Festuca prolifera (Piper) Fern.

proliferous fescue

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New England Distribution

Adapted from BONAP data

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North America Distribution

Adapted from BONAP data

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Facts About

Proliferous fescue is a rare alpine species found only in Maine and New Hampshire, where it forms mats on cliffs, seeps and in ravines. Its spikelets can produce vegetative plantlets directly on the mother plant, and the species uses this unusual form of reproduction more commonly than producing seeds.

Habitat

Alpine or subalpine zones, cliffs, balds, or ledges, talus and rocky slopes

Characteristics

Habitat
  • terrestrial
  • wetlands
New England state
  • Maine
  • New Hampshire
Leaf blade width
0.3–1 mm
Inflorescence branches
the flowers are attached to branches rather than to the main axis of the inflorescence
Glume relative length
neither glume is quite as long as all of the florets
Awn on glume
the glume has no awn
One or more florets
there is more than one floret per spikelet
Lemma awn length
0 mm
Leaf sheath hair type
there are hairs on the surface of the leaf sheath, but the hairs do not have blisters at their bases
Leaf ligule length
0.1–0.6 mm
Anther length
At least 0 mm
Show All Characteristics
  • Flowers
    Anther length
    At least 0 mm
    Anther number
    0–3
    Awn on glume
    the glume has no awn
    Bristles below spikelets
    no
    Floret lower bract texture
    the lemma is thin and flexible
    Floret types within spikelet
    all the florets within a spikelet are similar
    Glume awn length
    0 mm
    Glume relative length
    neither glume is quite as long as all of the florets
    Glume shape
    the glume is V-shaped in cross-section
    Glume veins
    • 1
    • 3
    Glumes per spikelet
    2
    Inflorescence arrangement
    the spikelets are uniform
    Inflorescence axis orientation
    • the inflorescence axis is arched or curved outward
    • the inflorescence axis is straight
    Inflorescence branches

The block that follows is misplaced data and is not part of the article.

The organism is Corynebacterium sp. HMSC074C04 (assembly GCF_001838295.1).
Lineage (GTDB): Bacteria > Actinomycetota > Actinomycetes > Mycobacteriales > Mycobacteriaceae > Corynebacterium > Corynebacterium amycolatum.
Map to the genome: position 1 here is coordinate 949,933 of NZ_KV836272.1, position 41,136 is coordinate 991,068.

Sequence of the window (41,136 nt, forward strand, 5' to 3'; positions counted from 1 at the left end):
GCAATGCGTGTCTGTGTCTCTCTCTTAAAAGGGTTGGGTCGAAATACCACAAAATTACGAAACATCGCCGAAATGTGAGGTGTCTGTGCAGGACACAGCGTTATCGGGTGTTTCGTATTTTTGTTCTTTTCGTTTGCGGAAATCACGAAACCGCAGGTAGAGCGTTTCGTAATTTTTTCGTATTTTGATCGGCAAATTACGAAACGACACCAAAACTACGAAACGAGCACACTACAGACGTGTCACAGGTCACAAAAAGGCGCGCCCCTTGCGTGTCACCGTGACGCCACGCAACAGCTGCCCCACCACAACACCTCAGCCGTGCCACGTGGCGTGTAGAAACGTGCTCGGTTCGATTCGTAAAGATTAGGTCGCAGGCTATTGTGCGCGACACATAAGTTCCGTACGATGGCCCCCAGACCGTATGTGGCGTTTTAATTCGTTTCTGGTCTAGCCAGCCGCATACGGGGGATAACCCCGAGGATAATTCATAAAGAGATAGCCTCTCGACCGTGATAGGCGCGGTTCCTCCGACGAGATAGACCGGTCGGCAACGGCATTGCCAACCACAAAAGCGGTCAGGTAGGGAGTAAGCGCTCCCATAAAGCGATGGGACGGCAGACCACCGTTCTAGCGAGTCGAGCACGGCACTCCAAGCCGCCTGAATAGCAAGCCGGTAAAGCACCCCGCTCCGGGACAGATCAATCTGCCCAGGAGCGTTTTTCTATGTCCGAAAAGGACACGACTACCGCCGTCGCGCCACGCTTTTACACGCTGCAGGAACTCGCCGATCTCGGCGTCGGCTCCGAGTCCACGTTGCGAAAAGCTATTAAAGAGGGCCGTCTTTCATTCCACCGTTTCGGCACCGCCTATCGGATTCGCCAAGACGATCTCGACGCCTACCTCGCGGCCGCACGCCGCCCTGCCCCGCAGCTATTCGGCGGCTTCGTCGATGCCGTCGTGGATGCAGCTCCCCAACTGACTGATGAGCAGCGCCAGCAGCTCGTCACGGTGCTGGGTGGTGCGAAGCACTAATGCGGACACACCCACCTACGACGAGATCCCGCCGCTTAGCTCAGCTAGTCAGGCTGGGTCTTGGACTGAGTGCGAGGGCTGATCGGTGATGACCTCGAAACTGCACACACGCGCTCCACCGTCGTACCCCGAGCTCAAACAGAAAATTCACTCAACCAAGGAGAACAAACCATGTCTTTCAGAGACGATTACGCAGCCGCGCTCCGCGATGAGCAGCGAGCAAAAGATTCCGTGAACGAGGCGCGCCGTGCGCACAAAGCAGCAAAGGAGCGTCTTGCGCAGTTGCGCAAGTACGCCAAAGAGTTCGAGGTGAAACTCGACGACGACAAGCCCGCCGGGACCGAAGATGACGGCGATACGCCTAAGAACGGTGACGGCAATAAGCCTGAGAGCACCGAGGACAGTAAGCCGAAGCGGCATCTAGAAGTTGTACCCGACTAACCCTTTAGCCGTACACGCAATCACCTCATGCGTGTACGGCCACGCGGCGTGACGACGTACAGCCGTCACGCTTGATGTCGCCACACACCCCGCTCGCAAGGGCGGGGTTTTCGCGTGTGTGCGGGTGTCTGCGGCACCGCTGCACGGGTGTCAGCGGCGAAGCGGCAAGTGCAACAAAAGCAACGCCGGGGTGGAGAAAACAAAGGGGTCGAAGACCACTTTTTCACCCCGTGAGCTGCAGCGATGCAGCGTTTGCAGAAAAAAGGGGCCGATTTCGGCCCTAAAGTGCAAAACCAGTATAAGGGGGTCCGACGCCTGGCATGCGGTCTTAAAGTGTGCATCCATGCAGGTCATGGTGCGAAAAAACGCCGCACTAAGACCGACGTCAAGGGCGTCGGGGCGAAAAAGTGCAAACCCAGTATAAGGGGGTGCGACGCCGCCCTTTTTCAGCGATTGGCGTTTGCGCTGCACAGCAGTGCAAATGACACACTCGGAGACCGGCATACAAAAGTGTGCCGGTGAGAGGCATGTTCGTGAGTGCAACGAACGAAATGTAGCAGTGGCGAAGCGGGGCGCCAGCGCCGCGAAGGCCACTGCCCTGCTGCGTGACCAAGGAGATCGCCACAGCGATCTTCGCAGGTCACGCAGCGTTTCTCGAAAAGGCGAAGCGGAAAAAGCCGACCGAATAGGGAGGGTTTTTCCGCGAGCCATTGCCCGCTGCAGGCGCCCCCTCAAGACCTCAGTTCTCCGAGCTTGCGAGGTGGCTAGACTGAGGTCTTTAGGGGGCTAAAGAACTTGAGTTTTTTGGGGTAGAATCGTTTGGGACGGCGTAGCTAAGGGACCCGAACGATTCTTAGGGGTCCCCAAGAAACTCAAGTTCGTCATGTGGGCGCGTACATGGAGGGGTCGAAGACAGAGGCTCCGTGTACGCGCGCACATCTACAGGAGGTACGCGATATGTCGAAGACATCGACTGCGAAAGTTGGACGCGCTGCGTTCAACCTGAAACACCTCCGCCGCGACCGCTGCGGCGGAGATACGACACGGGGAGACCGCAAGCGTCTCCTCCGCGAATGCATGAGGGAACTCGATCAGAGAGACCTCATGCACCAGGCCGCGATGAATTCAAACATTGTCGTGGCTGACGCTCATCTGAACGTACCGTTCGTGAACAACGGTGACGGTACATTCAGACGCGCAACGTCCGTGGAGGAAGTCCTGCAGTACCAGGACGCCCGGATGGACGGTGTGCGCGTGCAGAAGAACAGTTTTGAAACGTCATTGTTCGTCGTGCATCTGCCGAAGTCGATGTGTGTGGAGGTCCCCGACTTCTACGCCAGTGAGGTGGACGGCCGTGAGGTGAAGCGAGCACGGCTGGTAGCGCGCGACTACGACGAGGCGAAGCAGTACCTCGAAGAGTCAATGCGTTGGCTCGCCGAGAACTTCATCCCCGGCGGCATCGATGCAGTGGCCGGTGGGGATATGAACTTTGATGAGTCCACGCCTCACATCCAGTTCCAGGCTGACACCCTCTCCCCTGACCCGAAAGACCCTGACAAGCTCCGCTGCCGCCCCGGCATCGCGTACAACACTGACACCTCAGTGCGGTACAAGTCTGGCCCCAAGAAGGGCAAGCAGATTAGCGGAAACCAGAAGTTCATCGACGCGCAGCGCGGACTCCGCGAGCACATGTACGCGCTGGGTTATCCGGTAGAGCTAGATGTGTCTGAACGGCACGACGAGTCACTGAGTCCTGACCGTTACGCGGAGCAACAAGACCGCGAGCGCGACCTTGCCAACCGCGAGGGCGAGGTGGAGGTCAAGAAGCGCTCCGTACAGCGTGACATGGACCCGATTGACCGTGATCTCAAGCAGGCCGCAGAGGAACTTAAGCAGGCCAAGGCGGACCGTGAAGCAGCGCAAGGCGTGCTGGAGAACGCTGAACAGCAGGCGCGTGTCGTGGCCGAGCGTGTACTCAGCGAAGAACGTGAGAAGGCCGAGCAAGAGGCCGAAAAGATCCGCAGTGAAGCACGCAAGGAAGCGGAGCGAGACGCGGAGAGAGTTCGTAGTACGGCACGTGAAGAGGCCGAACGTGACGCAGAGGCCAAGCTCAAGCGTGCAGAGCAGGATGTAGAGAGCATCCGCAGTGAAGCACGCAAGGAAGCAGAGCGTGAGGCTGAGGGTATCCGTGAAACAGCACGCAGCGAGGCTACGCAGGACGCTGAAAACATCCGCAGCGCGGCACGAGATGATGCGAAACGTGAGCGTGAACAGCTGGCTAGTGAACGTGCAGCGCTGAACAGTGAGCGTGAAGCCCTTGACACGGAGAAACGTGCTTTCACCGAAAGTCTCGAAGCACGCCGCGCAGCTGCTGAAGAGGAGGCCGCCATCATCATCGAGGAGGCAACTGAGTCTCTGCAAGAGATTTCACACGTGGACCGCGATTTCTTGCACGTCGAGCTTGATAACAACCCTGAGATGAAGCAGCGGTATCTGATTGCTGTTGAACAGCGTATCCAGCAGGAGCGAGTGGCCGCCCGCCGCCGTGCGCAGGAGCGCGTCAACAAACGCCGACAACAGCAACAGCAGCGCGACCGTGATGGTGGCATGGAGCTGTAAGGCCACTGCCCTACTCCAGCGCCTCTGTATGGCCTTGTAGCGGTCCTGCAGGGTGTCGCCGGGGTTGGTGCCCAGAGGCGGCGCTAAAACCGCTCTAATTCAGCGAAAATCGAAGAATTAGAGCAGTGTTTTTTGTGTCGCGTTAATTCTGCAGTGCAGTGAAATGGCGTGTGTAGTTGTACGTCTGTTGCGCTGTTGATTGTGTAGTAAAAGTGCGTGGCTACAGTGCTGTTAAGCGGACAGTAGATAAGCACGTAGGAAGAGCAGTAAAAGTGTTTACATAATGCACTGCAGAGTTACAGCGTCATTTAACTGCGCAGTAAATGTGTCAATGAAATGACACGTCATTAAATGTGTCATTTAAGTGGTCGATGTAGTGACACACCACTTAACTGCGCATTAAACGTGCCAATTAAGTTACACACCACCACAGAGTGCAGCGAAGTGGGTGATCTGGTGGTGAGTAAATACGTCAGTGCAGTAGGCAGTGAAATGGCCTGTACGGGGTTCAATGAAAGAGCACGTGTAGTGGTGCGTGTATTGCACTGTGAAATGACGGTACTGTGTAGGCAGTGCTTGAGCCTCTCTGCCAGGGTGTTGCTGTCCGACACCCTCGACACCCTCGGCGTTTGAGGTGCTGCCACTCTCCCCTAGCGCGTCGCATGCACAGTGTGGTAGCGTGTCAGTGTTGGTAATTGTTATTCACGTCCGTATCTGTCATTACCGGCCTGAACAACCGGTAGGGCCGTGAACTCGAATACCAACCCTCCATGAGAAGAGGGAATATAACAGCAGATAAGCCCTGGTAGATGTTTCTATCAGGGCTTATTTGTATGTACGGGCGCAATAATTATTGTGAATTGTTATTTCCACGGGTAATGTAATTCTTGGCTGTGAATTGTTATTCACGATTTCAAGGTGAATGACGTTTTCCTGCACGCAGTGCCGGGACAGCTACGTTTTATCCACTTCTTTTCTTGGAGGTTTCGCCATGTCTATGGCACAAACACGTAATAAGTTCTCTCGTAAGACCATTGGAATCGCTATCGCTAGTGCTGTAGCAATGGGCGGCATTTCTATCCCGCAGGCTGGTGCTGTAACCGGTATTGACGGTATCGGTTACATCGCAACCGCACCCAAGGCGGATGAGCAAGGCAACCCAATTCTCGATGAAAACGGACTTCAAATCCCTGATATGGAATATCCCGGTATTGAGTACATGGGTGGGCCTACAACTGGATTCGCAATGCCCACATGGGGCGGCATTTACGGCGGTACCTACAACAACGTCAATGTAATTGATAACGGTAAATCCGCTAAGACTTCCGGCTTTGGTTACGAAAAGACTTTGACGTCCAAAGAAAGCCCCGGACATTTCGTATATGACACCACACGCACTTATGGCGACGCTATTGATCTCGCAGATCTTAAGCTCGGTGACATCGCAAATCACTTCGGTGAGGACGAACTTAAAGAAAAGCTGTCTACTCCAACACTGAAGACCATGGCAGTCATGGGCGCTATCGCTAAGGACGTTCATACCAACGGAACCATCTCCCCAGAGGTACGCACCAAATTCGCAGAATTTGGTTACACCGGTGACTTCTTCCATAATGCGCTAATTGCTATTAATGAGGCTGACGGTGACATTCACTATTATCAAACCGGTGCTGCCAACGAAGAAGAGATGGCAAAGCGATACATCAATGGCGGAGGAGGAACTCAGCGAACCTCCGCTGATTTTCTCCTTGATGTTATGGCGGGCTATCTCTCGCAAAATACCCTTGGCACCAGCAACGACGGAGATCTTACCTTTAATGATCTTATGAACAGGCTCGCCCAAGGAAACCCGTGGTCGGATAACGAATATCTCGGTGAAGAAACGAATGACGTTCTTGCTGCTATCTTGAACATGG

the flowers are attached to branches rather than to the main axis of the inflorescence
    Inflorescence branches coming off the lowest stem node
    1–2
    Inflorescence crowding
    • the panicle is somewhat to very congested (crowded), and the branches may not be clearly seen without close inspection
    • the panicle is somewhat to very spread out, with clearly-evident branches
    Inflorescence length
    30–120 mm
    Inflorescence type (general)
    the spikelets are borne on stalks or on branches
    Inflorescence type (specific)
    the inflorescence is branched, and the branches do NOT both grow from the same side of the plant AND look like spikes
    Inforescence position
    the spikelets are mainly carried at the end of the stem
    Lemma awn base
    NA
    Lemma awn coiled
    NA
    Lemma awn length
    0 mm
    Lemma awn number
    the lemma has no awn
    Lemma awn orientation
    NA
    Lemma base hair length
    0 mm
    Lemma base hairs
    the lemma is hairless or feels just a tiny bit rough at the base
    Lemma surface
    the surface of the lemma is relatively smooth (not counting any longitudinal veins or hairs)
    Lemma tip
    the lemma tip is a simple point, with or without an awn (long narrow extension ending in a point)
    Lemma tip shape
    • the lemma tip tapers to a long narrow point (it may or may not also have an awn or teeth at the tip)
    • the lemma tip tapers to a narrow point (it may or may not also have an awn or teeth at the tip)
    Lemma vein number
    • 1
    • 5
    Lemma vein orientation
    the veins on the lemma stay roughly parallel throughout
    Lower glume length
    2.5–5.5 mm
    Lower glume relative length
    • the lower glume is nearly as long, or as long as, the upper glume
    • the lower glume is one third to three quarters as long as the upper glume
    One or more florets
    there is more than one floret per spikelet
    Palea length
    At least 0 mm
    Palea relative length
    • palea is less than one half as long as lemma or absent
    • palea is one half to fully as long as lemma
    Reproductive system
    all the flowers on the plant have both carpels and stamens (synoecious)
    Spikelet axis tip
    there is no extension of the spikelet axis beyond the tip of the spikelet